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Graphing Inequalities

Graphing Inequalities

Tutorials you should read before this one:  Graphing Real Numbers on a Number Line.

A brief explanation
Up until now, we have only had to deal with the equality symbol (=).  But what happens when two things are not equal? They can still be described in relationship to one another (compared), and to do that, we use inequality symbols.

Graphing Inequalities Basics
There are five basic inequality symbols:  < , <=, > , >= and NOT =
When graphing an inequality, aside from drawing the number line itself, there are three steps you should follow.  
  1. Read your inequality (correctly!).  
  2. Decide whether to use an open (O) or closed circle (*).  
  3. Finally, figure out which direction you need to shade in.
Reading Inequalities
When I introduced the five basic inequality symbols, notice that I refrained from labeling them.  The reason for that is because most students are taught that this symbol (>) automatically means "greater than."  This instant labeling of a symbol gets confusing when problems are not written in the normal direction, such as 4 > x. To always graph correctly, you must first read your inequality starting from the variable.  The good news is you can still use the old "Alligator Mouth" memory trick.  If the mouth is facing your variable, it's greater than.  If the tail is facing your variable, it's less than. But only if you always read beginning with the variable!  You will understand what I mean after a couple of examples.  

Open and Closed Circles
If your symbol has the "equal to option," which is that single line underneath the greater than/less than symbol, then you use a closed circle.  The closed circle is only used for the greater than or equal to or less than or equal to symbols.  
The open circle is used for >, < and not equal to

Shading your number line
Less than shades to the Left (they both start with L) because the "lesser" numbers are to the left.  Greater than shades to the right, because the further right you go, the "greater" the numbers become.  
Sometimes students think that they can always use this memory trick:   since inequality symbols look like the arrow ends on a number line, they think they can always shade towards the number line arrow that looks like the inequality symbol.   (If you don't know what I'm talking about, good!).  DON'T DO THIS.  Again, it will get you into trouble for those backwards problems.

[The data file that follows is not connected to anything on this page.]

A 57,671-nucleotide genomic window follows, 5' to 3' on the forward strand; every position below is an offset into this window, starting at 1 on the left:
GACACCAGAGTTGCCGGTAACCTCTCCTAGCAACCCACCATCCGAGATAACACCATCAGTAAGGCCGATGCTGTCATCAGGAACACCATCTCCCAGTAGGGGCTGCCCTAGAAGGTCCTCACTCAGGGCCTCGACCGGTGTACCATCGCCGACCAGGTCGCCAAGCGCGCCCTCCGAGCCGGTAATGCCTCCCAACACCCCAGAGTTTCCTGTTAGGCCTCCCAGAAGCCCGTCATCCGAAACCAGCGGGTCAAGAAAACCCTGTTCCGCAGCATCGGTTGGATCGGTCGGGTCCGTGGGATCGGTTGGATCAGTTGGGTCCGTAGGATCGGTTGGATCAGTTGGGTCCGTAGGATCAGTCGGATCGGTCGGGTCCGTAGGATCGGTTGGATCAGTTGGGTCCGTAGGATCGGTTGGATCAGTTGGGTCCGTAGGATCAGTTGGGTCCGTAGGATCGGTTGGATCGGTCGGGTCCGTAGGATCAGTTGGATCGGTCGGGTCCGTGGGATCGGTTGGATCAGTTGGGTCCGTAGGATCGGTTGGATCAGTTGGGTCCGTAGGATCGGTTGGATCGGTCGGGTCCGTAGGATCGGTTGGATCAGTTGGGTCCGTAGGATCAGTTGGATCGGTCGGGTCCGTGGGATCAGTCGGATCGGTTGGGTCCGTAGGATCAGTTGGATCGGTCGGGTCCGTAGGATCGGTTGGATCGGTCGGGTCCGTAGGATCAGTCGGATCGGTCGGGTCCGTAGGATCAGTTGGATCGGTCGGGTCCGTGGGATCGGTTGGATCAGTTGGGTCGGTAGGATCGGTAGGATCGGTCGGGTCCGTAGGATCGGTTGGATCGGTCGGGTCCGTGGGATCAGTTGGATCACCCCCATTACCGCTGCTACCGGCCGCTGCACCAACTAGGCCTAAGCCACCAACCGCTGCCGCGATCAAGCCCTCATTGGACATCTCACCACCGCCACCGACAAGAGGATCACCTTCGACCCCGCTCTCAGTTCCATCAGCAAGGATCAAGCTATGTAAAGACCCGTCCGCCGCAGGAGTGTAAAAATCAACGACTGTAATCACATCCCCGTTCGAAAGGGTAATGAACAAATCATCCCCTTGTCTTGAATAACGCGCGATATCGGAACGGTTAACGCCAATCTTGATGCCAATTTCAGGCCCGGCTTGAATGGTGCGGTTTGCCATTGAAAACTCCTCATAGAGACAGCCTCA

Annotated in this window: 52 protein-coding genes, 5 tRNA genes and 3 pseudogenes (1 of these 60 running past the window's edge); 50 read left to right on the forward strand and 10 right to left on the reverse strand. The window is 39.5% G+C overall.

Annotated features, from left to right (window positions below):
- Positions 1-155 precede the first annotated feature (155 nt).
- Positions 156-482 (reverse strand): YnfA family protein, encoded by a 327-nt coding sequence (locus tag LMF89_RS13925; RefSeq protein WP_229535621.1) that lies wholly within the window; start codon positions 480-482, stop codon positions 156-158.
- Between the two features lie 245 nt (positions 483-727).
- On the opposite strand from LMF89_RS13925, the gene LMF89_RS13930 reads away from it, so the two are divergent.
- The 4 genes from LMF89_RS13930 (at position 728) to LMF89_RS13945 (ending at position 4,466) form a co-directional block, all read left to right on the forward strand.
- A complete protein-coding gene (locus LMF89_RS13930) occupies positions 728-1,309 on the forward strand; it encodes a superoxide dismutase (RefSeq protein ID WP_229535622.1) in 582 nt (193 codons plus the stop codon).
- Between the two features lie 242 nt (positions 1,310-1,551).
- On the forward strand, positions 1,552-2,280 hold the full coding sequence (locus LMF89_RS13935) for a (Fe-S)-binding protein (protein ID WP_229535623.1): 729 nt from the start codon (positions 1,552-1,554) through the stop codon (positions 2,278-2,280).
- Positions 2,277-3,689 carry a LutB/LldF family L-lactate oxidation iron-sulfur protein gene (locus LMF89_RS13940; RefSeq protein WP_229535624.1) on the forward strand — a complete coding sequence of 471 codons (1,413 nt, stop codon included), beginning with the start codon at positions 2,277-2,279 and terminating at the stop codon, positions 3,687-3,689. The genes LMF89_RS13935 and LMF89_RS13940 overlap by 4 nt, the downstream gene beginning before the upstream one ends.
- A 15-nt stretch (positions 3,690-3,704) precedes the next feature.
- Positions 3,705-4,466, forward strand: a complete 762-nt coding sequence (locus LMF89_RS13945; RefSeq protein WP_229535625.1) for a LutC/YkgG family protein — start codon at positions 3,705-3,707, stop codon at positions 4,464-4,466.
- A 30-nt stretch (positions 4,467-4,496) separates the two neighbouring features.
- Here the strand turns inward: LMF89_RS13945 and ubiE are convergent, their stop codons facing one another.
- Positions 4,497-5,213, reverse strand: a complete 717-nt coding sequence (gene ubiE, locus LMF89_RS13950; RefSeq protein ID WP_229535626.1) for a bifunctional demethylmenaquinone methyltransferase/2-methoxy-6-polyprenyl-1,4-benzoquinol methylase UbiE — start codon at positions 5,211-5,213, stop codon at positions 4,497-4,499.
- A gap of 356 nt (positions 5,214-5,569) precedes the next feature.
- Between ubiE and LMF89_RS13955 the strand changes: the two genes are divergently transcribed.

Step-by-Step Examples
x > -2We read this inequality as x is "greater than" negative 2.  (The mouth is facing the x).
open circle on -2Since our inequality does NOT have the equal to option, we use an open circle.
x > -2 shades to rightSince our inequality reads as "greater than," we shade to the right.
Always read your inequality starting from the variable.
>=  xThis reads as "x is less than or equal to 4" because this time, our tail is facing our variable.
5 >= xOur inequality symbol does have the equal to option, so we use a closed circle.
x less than equal to 5 shades to leftLess than always shades to the left.

-0.3 < x x is greater than  -0.362
open circle between 0 and -1-0.362 lies between 0 and -1, open circle.
shade to rightGreater than shades to right.

x < -7/2This time we have a fraction. Our inequality reads as "x is less than -7/2."
Remember, convert your fraction to its decimal equivalent = -3.5 (Divide -7 by 2).
-3.5 lies between -3 and -4 on our number line.
open circle between -3 and -4Open circle since our inequality does NOT have the equal to option.
Shaded to leftLess than shades to left.

x Not equal to -1This reads as x is not equal to -1.  
Open circle -1Open circle since -1 is our end number.
Shade both directionsThis time, we shade both directions, because all the numbers that are not equal to -1 are to the left (where the numbers that are less than -1 are located) and to the right (numbers that are greater than -1).